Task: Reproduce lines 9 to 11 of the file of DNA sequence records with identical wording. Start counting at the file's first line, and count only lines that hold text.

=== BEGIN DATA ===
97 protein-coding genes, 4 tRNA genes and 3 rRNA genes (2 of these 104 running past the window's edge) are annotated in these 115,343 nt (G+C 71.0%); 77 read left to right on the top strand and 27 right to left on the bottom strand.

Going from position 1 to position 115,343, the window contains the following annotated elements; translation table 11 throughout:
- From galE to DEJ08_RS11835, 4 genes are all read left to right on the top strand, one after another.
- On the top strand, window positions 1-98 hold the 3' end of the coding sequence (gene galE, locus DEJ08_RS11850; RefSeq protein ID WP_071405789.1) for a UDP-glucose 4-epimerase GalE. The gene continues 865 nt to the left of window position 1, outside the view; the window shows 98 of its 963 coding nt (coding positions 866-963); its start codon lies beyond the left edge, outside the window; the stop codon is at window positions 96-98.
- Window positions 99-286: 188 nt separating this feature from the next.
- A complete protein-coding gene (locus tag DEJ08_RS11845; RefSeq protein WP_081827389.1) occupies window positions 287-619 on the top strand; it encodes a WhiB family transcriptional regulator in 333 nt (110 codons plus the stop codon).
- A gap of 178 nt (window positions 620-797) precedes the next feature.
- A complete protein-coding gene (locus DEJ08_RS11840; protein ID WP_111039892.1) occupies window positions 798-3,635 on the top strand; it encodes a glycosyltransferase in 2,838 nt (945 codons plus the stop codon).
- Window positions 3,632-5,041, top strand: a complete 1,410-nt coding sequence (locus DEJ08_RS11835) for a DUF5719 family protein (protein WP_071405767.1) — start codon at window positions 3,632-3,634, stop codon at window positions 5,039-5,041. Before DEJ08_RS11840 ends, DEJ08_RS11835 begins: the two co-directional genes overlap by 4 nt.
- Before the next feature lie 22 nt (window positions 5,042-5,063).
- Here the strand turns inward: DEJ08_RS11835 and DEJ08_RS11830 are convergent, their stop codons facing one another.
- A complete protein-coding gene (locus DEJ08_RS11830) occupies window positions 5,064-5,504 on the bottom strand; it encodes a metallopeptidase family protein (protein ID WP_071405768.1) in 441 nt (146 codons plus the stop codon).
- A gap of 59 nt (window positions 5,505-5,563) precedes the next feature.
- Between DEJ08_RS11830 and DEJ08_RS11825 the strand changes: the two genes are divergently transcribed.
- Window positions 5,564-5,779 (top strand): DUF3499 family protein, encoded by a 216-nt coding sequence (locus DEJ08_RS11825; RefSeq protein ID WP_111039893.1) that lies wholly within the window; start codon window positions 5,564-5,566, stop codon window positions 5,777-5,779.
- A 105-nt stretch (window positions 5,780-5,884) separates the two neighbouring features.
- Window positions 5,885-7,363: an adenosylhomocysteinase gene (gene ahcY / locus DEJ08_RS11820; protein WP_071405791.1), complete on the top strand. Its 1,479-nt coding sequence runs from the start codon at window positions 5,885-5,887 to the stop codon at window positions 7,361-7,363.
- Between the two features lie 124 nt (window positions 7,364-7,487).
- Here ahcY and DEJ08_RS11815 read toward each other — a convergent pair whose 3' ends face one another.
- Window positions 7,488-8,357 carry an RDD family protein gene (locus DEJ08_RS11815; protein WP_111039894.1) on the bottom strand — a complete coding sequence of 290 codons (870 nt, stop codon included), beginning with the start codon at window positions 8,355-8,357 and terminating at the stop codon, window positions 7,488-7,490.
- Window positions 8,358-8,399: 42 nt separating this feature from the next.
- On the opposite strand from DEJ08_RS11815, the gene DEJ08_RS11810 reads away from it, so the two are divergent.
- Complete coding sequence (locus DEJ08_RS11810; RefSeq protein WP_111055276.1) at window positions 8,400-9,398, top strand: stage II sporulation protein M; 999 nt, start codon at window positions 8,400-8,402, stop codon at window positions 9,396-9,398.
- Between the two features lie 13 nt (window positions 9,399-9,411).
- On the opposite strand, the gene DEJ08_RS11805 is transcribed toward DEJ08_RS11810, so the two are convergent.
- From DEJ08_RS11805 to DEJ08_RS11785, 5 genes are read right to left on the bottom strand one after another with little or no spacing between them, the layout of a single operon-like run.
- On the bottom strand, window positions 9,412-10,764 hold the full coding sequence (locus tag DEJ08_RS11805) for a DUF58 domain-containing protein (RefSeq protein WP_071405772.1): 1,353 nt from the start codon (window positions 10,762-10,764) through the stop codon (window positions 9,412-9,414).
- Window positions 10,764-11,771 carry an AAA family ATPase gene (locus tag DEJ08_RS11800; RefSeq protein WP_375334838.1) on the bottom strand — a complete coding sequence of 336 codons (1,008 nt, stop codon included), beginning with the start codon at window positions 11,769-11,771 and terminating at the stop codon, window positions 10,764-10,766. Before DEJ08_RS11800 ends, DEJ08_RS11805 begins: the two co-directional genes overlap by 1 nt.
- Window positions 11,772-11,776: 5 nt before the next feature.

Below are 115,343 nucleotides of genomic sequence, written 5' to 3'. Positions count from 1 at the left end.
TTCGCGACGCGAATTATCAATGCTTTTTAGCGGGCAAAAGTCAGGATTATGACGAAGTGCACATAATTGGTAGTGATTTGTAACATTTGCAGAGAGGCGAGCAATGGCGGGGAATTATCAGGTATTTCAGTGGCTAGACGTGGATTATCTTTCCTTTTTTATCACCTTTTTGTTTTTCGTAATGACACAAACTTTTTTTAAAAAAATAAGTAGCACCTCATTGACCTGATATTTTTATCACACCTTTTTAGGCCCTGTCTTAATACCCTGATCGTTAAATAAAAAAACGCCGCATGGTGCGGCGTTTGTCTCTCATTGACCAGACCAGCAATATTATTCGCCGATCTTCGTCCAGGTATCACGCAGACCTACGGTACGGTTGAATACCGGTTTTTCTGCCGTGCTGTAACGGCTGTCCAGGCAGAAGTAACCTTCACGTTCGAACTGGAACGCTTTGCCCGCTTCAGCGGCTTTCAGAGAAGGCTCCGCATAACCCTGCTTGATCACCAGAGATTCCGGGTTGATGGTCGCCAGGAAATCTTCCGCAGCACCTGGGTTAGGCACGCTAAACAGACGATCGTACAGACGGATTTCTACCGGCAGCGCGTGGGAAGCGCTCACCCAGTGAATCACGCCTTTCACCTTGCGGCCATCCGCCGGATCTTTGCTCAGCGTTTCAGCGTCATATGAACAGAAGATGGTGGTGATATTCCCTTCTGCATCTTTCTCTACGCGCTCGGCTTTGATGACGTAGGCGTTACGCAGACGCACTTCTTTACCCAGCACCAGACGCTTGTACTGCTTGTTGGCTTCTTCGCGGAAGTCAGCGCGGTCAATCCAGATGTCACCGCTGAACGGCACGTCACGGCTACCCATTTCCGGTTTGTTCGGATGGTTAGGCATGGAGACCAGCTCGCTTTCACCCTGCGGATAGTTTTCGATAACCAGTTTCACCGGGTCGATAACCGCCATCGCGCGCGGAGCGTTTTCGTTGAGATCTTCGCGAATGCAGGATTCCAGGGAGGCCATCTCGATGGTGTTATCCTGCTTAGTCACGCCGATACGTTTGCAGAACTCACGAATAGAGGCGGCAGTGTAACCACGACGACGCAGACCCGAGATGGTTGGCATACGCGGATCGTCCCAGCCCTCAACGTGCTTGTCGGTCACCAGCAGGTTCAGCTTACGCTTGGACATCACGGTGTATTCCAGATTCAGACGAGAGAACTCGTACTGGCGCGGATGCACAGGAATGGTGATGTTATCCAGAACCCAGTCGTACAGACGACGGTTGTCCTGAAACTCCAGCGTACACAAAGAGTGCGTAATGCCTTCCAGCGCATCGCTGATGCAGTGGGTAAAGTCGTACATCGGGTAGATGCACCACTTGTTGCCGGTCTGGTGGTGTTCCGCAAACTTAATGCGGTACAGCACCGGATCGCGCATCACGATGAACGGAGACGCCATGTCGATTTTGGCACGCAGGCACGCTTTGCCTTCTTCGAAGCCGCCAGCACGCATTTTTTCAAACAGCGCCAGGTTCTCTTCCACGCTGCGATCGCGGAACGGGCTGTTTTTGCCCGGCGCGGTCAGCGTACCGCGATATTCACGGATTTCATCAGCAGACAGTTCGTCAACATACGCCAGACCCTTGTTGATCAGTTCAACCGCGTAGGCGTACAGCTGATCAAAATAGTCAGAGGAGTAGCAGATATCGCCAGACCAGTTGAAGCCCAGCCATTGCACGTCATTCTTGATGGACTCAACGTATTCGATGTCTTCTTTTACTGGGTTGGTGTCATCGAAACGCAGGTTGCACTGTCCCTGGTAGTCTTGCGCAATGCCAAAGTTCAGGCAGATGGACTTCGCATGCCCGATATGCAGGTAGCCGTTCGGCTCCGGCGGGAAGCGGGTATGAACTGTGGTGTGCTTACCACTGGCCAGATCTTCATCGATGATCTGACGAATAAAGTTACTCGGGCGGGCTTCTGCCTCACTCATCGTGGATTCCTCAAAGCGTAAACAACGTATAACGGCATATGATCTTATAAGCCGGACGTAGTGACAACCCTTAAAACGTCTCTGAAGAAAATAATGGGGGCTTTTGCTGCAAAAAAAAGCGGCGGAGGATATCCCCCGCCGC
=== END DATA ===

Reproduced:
- Window positions 3,632-5,041, top strand: a complete 1,410-nt coding sequence (locus DEJ08_RS11835) for a DUF5719 family protein (protein WP_071405767.1) — start codon at window positions 3,632-3,634, stop codon at window positions 5,039-5,041. Before DEJ08_RS11840 ends, DEJ08_RS11835 begins: the two co-directional genes overlap by 4 nt.
- Before the next feature lie 22 nt (window positions 5,042-5,063).
- Here the strand turns inward: DEJ08_RS11835 and DEJ08_RS11830 are convergent, their stop codons facing one another.